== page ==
Cassidy: Yeah, so a lot of Catholics will say things like, oh, the church isn’t sexist. Look at how we revere Our Lady. But in white Western culture, there’s not a lot of talk about how Marian spirituality or Marian apparitions empower women. So what kind of role does Our Lady of Guadalupe play in women’s spirituality specifically today?

Jeanette: Yeah, well, I think the recent New Testament scholarship and the contributions of feminist theologians have really given us a different view on that. I mean, certainly, a lot of times people get their understanding of church themes from the pulpit, right? And it is a patriarchal church. I mean, that’s not a judgment, that’s not putting it down. That’s a description. It has been led and articulated by men. I think my own book on Guadalupe made a contribution because it was the first time women and Indigenous people were asked about the image. And so sometimes if you’ve been presented with Mary as being quiet and gentle, quiet and passive, quiet and obedient. I mean, I can see where modern day women were like, I don’t think so. I don’t wanna go there, right?

But if you really look at the scriptures and study Mary, well, look, we just went through Easter. We spent a lot of time on the Triduum and Good Friday here in this country. So in the Triduum, you have Holy Thursday, right? Then you have Good Friday, then you have Easter Sunday for the vigil. But in Latin America, between Good Friday and Easter, that’s Saturday. Everybody goes to church to keep Mary company. That’s a devotional practice in Latin America. Why? Because we know what it’s like to be a mother and have your son, your children brutalized or hurt. And we understand that your children are our children. And so we go to accompany her. That’s an example of the depth and the intimacy of the relationship, of the spirituality that you were talking about.

But getting back to Good Friday, I think we forget the passion of Mary during the Triduum. What must it have been like for her to stand at the foot of the cross and watch what they did to her son? So you talk about empowerment. Yeah, there’s something empowering about being able to not only witness, but to be present to injustice. And when you can, to respond to that. But the focus here is on the presence of it, as opposed to running away or turning away. And I think, you know, one thing that Mary and many of the other apparitions have discussed with the people she’s appeared to is this need for sacrifice to be with and for the other, right? And in terms of empowerment, I mean, again, if you look at Mary as a historical figure and what she’s gone through, anybody who’s had to leave their country, anybody who’s been under oppression, anybody who’s been a single mom, anybody who’s had to deal with worrying about their children out in the streets because they might be brutalized for any other reason, I think that’s a very strong person. You have to be a strong person, right? And can you be a strong person without being an angry person, right, without being resentful, like can you be strong and still maintain a posture of love and acceptance? This is not easy, right? It’s not easy to do. So it’s a model of how to suffer, and I don’t mean masochistically looking for suffering. I’m talking about the ability to endure suffering, to get through suffering, right? In order to lead you to some reconciliatory response.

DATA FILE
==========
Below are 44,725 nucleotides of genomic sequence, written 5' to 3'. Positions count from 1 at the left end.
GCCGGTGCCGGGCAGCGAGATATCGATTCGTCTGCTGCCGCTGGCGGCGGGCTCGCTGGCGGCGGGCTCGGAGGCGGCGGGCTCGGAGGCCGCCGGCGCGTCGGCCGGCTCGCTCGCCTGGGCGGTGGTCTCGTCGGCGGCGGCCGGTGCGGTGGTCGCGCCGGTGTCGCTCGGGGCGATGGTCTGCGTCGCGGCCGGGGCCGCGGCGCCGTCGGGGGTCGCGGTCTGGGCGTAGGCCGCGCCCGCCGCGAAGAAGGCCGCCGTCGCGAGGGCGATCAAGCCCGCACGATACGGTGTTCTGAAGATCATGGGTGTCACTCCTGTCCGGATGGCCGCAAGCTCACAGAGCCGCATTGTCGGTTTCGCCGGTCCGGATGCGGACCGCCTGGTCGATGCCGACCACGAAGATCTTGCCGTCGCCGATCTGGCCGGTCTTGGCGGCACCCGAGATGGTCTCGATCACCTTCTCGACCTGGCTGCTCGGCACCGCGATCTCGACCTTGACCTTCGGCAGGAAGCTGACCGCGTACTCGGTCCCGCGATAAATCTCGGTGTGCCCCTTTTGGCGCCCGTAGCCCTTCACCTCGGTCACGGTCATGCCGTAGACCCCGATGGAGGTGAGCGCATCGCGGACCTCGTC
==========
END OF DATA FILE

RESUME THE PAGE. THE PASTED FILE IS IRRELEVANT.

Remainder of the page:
Rebecca: So you’ve touched on this already considerably in our conversation, but just to wrap up, there’s a trend here in the United States when we’re talking about Marian apparitions to really emphasize a kind of legalistic and authoritarian angle. Like Mary shows up, she gives rules, she gives a lecture. You have to do what she says. And that can be picked up by a lot of kind of more conservative religious groups as a way of telling women to stay in line and like you said, be submissive. What’s a way we could think about apparitions in general that’s more empowering and more liberating?

Jeanette: Well, so I’ve already talked about Guadalupe, which I think is very liberating, it’s culturally empowering and it’s religiously empowering, right? Not just because of her message, but the impact that she’s had on people. And not just for Latinos. I mean, we’re talking about people, you know, Euro-Americans who make pilgrimages. I mean, the Feast of Our Lady Guadalupe has two to five million people who show up on her feast day. I mean, that has to mean something, right? Something’s going on. But like I said, for example, Fatima and Lourdes, because those are the ones people know the most about, you know, Lourdes has a special appeal for the fragile and the weak, including the wounded military persons, right, at that time. So, you know, I don’t, I’m not sure where that posture that you’re talking about really comes from, because people either ignore her, and some Christian traditions do ignore her. They think we give her too much attention. And then there are other people who very quietly, maybe not even publicly, just spend a lot of time with her by saying the rosary or by praying or by walking with her, if you will. I’m sure there’s something gray in the middle. But those are sort of like the two poles, right? Either they ignore her or they have a great devotion to her. But I don’t think she or her messages are oppressive. I do think that she can be used to oppress people, right? I think she can be used to try to make these authoritarian postures that has nothing to do with what her message is. So I think it’s important to read the message itself and to understand the context. But I don’t think, again, the sociology of knowledge always says, who’s speaking, who are you speaking to, who are you speaking for, and who benefits? So I think those kind of questions as educated people are important to also think about, like who’s saying this and why are they saying this? Because if all the messages include, I mean, from Jesus to all the Marian apparitions are talking about mercy and love and reconciliation, then that should give you a clue that if you’re hearing something and it doesn’t bring you peace or joy or, you know, reconciliation, then I might want to question that message. If it’s a message that divides and that judges, I don’t think that’s part of the gospel of Jesus. And Mary is here to bring us to Jesus, right? To remind us of God’s love.

Cassidy: Well, this has been so great. Thank you so much for being our guest today, Jeanette.

Jeanette: Thank you. Thank you for having me.

Glad You Asked is sponsored by the Claretian Missionaries.